On Mon, 26 Jun 2000, Bryan Moss wrote:
>Not exactly related to your post but: how much "age-related"
>damage to the brain do you think might be caused by the
>failure of the aging body supporting the brain rather than
>the aging of the brain itself? In other words, if we can
>only replace the body, and lack a way to treat the brain,
>how far will this get us?
One of the major failures of gerontology has been in cornering where are
the causes of aging located. For example: Does aging originate in the
brain, the immune system, or all organs? Does aging originate in
post-mitotic cells or mitotic cells? Does aging originate in errors in
translation, transcription, the DNA itself, or none of these? Does aging
originate in the nucleus, the mitochondria, or other organell? Personally,
I don't think the basic causes of aging are present in all cells of all
organs of the body. The question is where?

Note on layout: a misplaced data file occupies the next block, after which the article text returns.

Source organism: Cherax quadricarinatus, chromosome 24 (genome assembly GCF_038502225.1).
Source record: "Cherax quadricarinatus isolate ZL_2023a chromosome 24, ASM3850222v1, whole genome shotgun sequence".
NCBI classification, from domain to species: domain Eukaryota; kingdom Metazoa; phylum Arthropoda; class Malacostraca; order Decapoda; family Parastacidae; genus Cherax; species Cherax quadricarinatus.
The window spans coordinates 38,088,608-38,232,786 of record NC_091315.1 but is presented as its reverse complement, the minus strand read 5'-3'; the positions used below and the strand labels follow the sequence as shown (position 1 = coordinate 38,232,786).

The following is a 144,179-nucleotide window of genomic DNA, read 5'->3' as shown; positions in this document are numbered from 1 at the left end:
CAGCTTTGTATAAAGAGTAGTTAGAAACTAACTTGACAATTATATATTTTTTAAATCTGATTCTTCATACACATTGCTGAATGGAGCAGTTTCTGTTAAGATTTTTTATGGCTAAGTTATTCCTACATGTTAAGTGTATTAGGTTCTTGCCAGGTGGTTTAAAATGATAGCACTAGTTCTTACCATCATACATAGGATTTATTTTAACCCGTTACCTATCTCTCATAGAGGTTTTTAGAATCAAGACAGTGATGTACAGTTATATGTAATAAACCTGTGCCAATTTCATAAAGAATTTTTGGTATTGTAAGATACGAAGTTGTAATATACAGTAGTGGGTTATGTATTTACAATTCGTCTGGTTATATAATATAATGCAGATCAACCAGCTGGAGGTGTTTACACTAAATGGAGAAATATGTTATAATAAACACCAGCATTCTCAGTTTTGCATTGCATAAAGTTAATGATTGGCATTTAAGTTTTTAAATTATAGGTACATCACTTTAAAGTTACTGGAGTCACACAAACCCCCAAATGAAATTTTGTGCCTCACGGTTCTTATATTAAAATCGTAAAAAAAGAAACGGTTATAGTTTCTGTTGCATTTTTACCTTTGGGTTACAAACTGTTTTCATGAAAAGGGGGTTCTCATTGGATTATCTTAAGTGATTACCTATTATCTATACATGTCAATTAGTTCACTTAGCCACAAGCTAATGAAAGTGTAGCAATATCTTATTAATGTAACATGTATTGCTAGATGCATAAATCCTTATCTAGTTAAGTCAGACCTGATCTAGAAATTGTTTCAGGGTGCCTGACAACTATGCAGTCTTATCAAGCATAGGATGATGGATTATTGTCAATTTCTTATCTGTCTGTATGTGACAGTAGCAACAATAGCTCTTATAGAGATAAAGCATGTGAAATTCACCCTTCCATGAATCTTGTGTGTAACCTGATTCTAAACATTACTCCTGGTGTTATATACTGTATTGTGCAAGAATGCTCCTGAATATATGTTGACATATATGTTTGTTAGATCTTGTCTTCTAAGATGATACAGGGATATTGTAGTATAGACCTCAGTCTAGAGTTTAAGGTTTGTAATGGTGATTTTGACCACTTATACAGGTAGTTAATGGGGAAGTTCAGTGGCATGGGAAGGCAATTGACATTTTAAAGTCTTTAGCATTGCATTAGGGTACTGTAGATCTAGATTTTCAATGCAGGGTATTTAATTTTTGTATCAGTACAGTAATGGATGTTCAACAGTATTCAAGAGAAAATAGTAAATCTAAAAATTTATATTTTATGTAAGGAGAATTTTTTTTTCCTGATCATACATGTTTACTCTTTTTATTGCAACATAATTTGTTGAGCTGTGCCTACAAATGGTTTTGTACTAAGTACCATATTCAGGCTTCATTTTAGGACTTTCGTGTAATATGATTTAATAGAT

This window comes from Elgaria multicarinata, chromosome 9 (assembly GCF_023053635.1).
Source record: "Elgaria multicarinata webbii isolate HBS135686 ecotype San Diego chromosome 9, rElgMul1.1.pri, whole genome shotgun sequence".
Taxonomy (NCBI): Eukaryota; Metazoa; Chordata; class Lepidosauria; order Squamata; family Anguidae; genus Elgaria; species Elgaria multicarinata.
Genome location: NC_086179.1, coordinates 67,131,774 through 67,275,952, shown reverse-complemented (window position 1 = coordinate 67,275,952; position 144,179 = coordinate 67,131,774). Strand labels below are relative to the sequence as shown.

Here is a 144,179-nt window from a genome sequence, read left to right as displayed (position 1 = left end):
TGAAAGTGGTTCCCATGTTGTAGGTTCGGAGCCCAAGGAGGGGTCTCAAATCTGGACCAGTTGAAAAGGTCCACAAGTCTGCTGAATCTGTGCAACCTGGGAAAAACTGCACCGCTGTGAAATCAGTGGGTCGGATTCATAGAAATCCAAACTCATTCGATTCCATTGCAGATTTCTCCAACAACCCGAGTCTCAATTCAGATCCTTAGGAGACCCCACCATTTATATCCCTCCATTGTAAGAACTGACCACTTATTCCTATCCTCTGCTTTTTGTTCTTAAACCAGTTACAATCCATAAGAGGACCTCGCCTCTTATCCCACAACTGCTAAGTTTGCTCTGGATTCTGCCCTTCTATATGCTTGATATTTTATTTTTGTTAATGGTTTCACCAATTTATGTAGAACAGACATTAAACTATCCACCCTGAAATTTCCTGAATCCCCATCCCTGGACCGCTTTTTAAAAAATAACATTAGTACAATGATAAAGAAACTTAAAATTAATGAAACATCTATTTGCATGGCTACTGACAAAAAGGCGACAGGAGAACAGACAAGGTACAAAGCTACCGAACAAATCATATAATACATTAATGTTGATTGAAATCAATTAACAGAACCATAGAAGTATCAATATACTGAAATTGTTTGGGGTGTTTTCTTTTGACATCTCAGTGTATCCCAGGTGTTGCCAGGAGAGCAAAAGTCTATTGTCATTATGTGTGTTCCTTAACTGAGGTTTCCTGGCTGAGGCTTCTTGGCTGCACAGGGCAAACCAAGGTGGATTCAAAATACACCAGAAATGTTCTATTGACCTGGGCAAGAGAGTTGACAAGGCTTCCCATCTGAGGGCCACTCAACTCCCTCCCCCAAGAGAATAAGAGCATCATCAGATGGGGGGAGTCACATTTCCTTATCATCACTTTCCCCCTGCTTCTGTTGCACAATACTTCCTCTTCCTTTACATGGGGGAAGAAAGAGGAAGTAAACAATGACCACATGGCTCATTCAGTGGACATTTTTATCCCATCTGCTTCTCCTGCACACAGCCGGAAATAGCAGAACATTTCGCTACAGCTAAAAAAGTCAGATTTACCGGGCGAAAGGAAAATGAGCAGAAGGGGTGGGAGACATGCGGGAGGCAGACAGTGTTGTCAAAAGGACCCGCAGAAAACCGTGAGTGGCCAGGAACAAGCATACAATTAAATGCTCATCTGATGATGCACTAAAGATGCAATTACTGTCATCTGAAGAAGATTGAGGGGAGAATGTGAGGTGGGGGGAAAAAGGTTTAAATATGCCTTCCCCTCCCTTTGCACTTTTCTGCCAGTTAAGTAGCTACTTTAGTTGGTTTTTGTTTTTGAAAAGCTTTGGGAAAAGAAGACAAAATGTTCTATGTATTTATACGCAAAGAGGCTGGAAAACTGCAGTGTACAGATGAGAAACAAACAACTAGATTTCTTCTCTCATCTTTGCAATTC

Answering your question, if aging is located in a single organ, then the
brain is probably the main candidate (e.g. Sacher's equations show a
stronger correlation using the brain). If aging is caused by senescence in
mitotic tissues then you would expect a diminished decline of the brain if
you avoid aging in the body. Obviously, if aging has its origin in some
organ, tissue or system not part of the brain, then you would avoid aging.
However, you must have in mind that many age-related pathologies (e.g.
Alzheimer, Creutzfeld-Jakob, Parkinson, Machado-Joseph, to mention just
brain age-related pathologies) are probably independant of aging and would
appear even if you were to eradicate aging (from evolutionary theory, it is
logical that if lifespan does not exceed 120 then lethal mutations acting
at late ages can accumulate in all organs; but these are pathologies, not
basic causes of aging). I have a few paragraphs in my website addressing
your particular question
UnitÚ de Biologie et Biochimie Cellulaire
FacultÚs Universitaires Notre-Dame de la Paix
61, rue de Bruxelles
tel : 32-81-724321
fax : 32-81-724135
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